Former Reason Editor in Chief Virginia Postrel wrote the smartest, most insightful critiques of centralized health care plans during the 1990s.
Now at The Atlantic, she has written two excellent related pieces about looming changes to health insurance and treatment. Her work is rich in analysis and detail and stresses basic points that are typically overlooked. There is no simple fix, she argues. Most people want free-to-them treatment, regardless of the larger costs in terms of pharmaceutical, technological, and provider innovation. Most politicians want to clamp down on costs and jack up government oversight. Free-market folks often simplify the issues at stake. Centralizing decisions in virtually any business or service sector leads to predictably bad results over time.
Here's a snippet, but I urge you to read the whole thing.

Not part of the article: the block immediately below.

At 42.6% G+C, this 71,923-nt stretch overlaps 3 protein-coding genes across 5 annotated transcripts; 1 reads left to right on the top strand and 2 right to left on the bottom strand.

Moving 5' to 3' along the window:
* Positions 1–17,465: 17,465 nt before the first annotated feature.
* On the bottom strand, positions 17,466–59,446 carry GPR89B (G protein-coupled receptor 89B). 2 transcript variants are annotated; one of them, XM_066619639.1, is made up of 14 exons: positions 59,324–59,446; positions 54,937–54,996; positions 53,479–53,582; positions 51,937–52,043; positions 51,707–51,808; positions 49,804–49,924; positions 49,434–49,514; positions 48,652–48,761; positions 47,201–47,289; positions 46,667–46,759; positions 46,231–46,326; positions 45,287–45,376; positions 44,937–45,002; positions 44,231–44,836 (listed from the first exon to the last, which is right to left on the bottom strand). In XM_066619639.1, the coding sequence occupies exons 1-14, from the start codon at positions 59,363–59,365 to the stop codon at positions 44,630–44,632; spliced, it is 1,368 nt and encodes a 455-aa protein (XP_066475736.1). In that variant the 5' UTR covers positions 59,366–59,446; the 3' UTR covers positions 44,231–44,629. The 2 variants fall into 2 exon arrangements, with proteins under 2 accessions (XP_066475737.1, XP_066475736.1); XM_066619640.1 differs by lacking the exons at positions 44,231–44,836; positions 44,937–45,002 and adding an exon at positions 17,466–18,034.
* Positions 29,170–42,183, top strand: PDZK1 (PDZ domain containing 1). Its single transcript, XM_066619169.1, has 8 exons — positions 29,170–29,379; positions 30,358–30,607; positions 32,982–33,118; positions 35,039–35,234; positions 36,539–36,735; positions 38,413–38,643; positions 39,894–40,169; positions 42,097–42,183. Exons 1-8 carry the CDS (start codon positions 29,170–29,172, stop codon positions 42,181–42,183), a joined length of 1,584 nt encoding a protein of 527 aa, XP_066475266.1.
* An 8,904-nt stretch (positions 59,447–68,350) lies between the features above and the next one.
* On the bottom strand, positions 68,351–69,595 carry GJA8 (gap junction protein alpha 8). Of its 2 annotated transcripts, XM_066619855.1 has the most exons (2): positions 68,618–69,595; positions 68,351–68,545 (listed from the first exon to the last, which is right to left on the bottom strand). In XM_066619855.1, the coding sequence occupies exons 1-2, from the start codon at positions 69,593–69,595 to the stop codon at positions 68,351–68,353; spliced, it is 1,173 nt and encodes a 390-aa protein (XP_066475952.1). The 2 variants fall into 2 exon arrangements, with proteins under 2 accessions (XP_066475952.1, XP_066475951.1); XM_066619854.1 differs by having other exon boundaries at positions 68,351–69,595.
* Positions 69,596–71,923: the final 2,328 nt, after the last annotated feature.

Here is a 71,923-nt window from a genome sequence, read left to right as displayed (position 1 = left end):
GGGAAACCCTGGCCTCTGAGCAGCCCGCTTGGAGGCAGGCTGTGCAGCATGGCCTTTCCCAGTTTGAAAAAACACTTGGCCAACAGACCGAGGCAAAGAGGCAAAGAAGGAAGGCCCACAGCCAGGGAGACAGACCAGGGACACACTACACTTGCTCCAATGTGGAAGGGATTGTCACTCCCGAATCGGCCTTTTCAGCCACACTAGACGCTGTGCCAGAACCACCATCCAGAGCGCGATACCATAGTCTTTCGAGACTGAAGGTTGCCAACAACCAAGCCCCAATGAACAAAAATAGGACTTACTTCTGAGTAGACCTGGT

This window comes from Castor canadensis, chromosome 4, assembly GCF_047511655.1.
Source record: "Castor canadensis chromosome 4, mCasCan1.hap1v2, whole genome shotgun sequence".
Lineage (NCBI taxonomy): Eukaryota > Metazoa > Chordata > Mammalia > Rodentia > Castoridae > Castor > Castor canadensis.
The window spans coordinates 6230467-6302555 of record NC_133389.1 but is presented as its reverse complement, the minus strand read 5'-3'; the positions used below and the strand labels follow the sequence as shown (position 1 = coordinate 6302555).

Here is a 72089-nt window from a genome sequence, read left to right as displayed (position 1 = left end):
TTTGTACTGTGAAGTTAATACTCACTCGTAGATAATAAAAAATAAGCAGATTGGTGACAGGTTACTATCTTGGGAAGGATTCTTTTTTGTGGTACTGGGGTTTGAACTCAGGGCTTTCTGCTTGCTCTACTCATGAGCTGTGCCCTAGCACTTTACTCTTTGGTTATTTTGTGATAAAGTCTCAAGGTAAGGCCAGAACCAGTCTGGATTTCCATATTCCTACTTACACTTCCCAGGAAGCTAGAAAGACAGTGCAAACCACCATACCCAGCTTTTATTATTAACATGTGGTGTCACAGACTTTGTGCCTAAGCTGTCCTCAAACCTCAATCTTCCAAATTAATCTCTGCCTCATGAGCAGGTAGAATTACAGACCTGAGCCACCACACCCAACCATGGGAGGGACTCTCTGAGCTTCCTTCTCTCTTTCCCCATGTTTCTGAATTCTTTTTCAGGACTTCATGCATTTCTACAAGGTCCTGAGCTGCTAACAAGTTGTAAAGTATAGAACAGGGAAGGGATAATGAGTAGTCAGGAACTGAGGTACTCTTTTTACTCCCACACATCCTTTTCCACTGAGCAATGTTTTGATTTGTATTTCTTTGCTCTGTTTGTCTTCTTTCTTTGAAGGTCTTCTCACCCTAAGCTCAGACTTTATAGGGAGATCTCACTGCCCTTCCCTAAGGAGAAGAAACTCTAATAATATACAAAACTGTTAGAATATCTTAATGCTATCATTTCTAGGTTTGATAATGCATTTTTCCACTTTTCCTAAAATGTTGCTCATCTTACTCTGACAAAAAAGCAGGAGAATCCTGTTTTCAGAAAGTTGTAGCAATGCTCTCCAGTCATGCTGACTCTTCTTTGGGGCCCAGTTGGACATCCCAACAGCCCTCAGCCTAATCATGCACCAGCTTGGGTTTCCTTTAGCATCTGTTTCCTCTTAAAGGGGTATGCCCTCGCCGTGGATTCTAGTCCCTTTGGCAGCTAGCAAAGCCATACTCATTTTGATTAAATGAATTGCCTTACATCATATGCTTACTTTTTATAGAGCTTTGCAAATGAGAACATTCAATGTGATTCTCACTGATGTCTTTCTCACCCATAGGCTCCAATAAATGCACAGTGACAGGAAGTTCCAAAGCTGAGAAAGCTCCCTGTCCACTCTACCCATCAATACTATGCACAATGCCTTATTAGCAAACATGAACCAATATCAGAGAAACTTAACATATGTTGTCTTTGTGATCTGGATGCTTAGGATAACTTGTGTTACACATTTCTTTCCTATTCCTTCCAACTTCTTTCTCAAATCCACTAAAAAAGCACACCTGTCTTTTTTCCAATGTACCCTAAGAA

Health care isn't a single good, nor, like food, is it easily defined in terms of a minimum to sustain life. Studying other countries' supposedly universal systems only demonstrates how fraught the concept of "health care" is: one bundle of services in British Columbia and a less-generous one in Nova Scotia, one in England and another in Scotland, one in New Zealand before the election and another afterwards. Arguably the U.S. already has universal care, in the sense that everyone can get some care-if only from an emergency room-for some things, and that citizens (a critical word in this context) without money are covered by Medicaid. The real issue is how you define "health care." What gets included is a matter not only of medicine and economics but of culture and politics.
As with education, we are slowly shuffling toward the sort of individualized service that we take for granted at the neighborhood coffeehouse. It is way to slow a process and (again like education) entire generations will lose out because of the snail's pace of change. As the public sector starts to hog the roast beef at the cold-cut table (often in conjunction with private industry), it is worth keeping in mind that the parts of American life that are most annoying (K-12 education! health care!) are also the ones in which creative destruction is most hemmed in.